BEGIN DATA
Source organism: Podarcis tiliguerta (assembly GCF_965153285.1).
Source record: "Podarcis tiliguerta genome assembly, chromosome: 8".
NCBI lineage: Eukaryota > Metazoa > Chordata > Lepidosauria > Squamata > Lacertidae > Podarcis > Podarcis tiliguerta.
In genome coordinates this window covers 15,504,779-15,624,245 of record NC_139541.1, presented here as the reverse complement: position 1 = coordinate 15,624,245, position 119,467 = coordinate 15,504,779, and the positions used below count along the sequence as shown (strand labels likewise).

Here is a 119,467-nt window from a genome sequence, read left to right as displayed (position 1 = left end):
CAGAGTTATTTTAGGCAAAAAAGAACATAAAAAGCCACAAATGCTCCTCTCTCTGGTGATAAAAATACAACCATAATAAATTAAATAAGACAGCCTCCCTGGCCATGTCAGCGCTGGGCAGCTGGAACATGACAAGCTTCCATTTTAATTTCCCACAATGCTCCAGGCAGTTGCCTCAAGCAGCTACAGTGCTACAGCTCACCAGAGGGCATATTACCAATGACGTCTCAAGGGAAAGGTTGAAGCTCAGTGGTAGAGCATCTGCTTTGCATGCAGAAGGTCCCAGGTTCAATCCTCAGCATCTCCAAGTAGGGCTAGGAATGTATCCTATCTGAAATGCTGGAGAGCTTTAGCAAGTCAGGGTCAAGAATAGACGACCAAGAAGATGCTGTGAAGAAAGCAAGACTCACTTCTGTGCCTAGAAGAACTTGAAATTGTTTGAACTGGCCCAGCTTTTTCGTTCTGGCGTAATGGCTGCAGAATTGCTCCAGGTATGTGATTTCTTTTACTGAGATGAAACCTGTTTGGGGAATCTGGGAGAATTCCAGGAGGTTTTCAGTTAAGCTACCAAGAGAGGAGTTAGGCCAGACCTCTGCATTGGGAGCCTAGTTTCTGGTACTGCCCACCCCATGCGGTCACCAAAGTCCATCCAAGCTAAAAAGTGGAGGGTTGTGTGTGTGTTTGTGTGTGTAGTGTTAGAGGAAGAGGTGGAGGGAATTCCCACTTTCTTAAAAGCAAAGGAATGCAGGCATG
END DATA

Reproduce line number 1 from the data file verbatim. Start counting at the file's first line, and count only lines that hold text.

Source organism: Podarcis tiliguerta (assembly GCF_965153285.1).